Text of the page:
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West Virginia Geologic Map

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West Virginia occupies the heart of the Appalachian Plateau and its mineral wealth. (more below)
West Virginia's rocks

Created by Andrew Alden from the U.S. Geological Survey's Geologic Map of the United States, 1974, by Philip King and Helen Beikman (fair use policy)

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West Virginia lies in three of the major provinces of the Appalachian Mountains. Its easternmost part is in the Valley and Ridge province, except for the very tip which is in the Blue Ridge province, and the rest is in the Appalachian Plateau.

The area of West Virginia was part of a shallow sea throughout most of the Paleozoic Era. It was mildly disturbed by tectonic developments that raised mountains to its east, along the continental edge, but mainly it accepted sediments from those mountains from Cambrian time (more than 500 million years ago) into the Permian (about 270 million years ago).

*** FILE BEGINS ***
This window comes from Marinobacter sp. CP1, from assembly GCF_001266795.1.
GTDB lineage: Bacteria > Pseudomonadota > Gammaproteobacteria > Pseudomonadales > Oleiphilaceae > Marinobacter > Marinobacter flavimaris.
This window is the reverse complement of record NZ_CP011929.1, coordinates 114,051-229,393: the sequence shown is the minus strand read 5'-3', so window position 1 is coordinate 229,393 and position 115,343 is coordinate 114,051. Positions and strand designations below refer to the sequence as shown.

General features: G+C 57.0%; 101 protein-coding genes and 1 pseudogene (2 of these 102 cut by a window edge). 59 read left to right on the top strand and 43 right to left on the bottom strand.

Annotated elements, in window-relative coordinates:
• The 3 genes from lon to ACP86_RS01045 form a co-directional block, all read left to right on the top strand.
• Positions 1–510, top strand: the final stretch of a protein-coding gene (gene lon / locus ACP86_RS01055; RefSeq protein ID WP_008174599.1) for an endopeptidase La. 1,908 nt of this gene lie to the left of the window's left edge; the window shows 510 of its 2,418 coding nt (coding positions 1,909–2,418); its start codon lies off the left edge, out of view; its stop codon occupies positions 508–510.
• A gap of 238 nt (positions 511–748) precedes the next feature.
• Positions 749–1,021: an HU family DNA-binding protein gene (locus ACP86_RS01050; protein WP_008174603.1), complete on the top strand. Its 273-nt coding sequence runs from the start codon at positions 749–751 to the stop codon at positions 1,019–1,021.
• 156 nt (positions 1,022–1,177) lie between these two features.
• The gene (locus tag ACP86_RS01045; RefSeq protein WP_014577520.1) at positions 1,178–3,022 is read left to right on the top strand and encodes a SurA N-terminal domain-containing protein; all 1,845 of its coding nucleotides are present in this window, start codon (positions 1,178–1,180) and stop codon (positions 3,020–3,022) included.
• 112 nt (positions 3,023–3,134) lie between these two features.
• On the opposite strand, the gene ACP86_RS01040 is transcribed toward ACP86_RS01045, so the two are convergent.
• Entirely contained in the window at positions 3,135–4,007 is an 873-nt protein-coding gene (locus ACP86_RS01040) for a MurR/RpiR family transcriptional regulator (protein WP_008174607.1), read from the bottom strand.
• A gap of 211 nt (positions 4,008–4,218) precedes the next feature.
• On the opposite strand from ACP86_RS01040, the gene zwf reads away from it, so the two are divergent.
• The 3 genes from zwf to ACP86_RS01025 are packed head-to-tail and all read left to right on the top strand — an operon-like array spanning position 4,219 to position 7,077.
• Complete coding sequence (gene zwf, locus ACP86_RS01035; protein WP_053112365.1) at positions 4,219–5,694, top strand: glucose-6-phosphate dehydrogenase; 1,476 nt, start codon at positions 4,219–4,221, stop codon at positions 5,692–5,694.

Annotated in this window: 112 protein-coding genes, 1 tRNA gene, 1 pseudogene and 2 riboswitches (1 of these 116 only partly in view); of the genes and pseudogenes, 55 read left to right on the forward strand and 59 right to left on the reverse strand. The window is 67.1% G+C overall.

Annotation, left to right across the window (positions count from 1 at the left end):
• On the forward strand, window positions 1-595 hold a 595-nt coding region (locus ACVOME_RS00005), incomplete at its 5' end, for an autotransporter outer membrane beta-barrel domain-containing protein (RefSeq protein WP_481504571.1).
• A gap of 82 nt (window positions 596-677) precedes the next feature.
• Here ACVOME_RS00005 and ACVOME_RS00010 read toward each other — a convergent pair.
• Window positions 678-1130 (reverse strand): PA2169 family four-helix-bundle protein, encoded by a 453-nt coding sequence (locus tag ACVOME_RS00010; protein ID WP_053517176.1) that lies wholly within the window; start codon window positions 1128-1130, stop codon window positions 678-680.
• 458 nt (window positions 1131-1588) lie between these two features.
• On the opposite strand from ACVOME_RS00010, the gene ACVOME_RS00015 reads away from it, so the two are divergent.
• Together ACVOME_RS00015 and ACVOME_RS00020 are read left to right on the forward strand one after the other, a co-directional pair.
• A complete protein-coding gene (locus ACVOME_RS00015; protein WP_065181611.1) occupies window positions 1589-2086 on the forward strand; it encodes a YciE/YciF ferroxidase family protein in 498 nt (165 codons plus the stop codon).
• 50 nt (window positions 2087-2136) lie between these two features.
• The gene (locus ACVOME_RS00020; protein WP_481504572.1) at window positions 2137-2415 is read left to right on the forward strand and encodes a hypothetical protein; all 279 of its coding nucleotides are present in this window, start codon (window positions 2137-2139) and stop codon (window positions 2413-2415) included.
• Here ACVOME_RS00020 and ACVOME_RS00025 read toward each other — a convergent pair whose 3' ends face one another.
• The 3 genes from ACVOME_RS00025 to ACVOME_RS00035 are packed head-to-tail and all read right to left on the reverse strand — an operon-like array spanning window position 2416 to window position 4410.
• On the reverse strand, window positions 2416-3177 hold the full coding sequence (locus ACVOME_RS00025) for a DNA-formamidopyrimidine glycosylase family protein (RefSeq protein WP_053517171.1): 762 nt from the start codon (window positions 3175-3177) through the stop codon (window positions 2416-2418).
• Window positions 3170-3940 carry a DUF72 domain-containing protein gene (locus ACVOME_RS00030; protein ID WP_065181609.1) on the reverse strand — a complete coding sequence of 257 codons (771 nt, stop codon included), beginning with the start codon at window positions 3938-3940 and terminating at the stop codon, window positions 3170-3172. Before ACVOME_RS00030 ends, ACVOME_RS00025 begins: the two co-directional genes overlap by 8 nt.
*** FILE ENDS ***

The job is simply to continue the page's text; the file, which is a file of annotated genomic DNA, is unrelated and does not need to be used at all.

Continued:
The older rocks in this series are of largely marine origin: sandstone, siltstone, limestone and shale with some salt beds during Silurian time. During the Pennsylvanian and Permian, starting about 315 million years ago, a long series of coal swamps produced seams of coal across most of West Virginia. The Appalachian orogeny interrupted this situation, folding the rocks in the Valley and Ridge to their present state and raising the deep, ancient rocks of the Blue Ridge where erosion has exposed them today.

West Virginia is a major producer of coal, limestone, glass sand and sandstone. It also produces salt and clay. Learn more about the state from the West Virginia Geological and Economic Survey.

More about West Virginia Geology

More West Virginia resources on About.com:
West Virginia Maps
West Virginia Geography, State Symbols & Facts
West Virginia National Parks
West Virginia State Parks for Spring
West Virginia State Parks for Winter
West Virginia Campgrounds
West Virginia Rafting
West Virginia Bed & Breakfasts
West Virginia Skiing

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